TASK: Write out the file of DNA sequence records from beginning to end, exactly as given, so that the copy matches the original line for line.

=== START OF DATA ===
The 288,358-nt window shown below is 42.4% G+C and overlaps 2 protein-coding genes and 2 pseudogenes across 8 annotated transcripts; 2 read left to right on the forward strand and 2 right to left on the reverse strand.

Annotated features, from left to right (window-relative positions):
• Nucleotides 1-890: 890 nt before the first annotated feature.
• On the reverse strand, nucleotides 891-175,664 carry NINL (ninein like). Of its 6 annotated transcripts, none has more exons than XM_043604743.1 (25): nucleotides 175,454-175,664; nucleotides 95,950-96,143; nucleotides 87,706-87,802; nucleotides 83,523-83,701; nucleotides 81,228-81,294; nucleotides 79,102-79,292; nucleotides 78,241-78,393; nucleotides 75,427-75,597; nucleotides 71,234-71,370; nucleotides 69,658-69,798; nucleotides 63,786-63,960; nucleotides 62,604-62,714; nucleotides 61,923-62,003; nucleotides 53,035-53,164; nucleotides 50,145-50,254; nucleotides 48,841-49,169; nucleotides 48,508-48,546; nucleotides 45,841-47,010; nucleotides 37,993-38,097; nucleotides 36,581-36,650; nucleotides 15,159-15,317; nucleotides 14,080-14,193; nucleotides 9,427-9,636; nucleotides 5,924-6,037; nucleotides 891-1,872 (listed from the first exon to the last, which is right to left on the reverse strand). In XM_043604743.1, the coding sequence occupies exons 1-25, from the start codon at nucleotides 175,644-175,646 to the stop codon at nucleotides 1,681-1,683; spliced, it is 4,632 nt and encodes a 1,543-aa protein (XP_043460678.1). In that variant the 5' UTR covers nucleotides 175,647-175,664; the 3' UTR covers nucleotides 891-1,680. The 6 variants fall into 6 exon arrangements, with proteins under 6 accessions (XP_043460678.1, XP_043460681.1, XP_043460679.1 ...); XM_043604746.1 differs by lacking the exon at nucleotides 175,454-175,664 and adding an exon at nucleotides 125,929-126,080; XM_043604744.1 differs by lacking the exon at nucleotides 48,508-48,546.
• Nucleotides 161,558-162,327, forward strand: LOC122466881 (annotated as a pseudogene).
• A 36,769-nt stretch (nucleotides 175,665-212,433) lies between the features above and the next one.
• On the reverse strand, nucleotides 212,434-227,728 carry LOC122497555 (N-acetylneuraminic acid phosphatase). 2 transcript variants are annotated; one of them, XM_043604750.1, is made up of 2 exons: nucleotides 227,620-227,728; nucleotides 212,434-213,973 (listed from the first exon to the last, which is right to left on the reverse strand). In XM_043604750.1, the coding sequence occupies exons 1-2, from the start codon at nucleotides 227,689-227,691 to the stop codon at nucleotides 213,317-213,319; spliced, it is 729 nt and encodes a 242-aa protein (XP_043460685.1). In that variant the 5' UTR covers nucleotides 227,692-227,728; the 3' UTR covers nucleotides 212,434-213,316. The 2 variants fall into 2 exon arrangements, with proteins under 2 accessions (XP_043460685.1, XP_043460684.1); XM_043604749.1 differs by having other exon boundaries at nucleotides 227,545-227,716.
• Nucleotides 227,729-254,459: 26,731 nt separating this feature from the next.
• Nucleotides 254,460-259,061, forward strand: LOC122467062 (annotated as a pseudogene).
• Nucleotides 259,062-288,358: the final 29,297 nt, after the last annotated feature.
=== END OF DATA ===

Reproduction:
The 288,358-nt window shown below is 42.4% G+C and overlaps 2 protein-coding genes and 2 pseudogenes across 8 annotated transcripts; 2 read left to right on the forward strand and 2 right to left on the reverse strand.

Annotated features, from left to right (window-relative positions):
• Nucleotides 1-890: 890 nt before the first annotated feature.
• On the reverse strand, nucleotides 891-175,664 carry NINL (ninein like). Of its 6 annotated transcripts, none has more exons than XM_043604743.1 (25): nucleotides 175,454-175,664; nucleotides 95,950-96,143; nucleotides 87,706-87,802; nucleotides 83,523-83,701; nucleotides 81,228-81,294; nucleotides 79,102-79,292; nucleotides 78,241-78,393; nucleotides 75,427-75,597; nucleotides 71,234-71,370; nucleotides 69,658-69,798; nucleotides 63,786-63,960; nucleotides 62,604-62,714; nucleotides 61,923-62,003; nucleotides 53,035-53,164; nucleotides 50,145-50,254; nucleotides 48,841-49,169; nucleotides 48,508-48,546; nucleotides 45,841-47,010; nucleotides 37,993-38,097; nucleotides 36,581-36,650; nucleotides 15,159-15,317; nucleotides 14,080-14,193; nucleotides 9,427-9,636; nucleotides 5,924-6,037; nucleotides 891-1,872 (listed from the first exon to the last, which is right to left on the reverse strand). In XM_043604743.1, the coding sequence occupies exons 1-25, from the start codon at nucleotides 175,644-175,646 to the stop codon at nucleotides 1,681-1,683; spliced, it is 4,632 nt and encodes a 1,543-aa protein (XP_043460678.1). In that variant the 5' UTR covers nucleotides 175,647-175,664; the 3' UTR covers nucleotides 891-1,680. The 6 variants fall into 6 exon arrangements, with proteins under 6 accessions (XP_043460678.1, XP_043460681.1, XP_043460679.1 ...); XM_043604746.1 differs by lacking the exon at nucleotides 175,454-175,664 and adding an exon at nucleotides 125,929-126,080; XM_043604744.1 differs by lacking the exon at nucleotides 48,508-48,546.
• Nucleotides 161,558-162,327, forward strand: LOC122466881 (annotated as a pseudogene).
• A 36,769-nt stretch (nucleotides 175,665-212,433) lies between the features above and the next one.
• On the reverse strand, nucleotides 212,434-227,728 carry LOC122497555 (N-acetylneuraminic acid phosphatase). 2 transcript variants are annotated; one of them, XM_043604750.1, is made up of 2 exons: nucleotides 227,620-227,728; nucleotides 212,434-213,973 (listed from the first exon to the last, which is right to left on the reverse strand). In XM_043604750.1, the coding sequence occupies exons 1-2, from the start codon at nucleotides 227,689-227,691 to the stop codon at nucleotides 213,317-213,319; spliced, it is 729 nt and encodes a 242-aa protein (XP_043460685.1). In that variant the 5' UTR covers nucleotides 227,692-227,728; the 3' UTR covers nucleotides 212,434-213,316. The 2 variants fall into 2 exon arrangements, with proteins under 2 accessions (XP_043460685.1, XP_043460684.1); XM_043604749.1 differs by having other exon boundaries at nucleotides 227,545-227,716.
• Nucleotides 227,729-254,459: 26,731 nt separating this feature from the next.
• Nucleotides 254,460-259,061, forward strand: LOC122467062 (annotated as a pseudogene).
• Nucleotides 259,062-288,358: the final 29,297 nt, after the last annotated feature.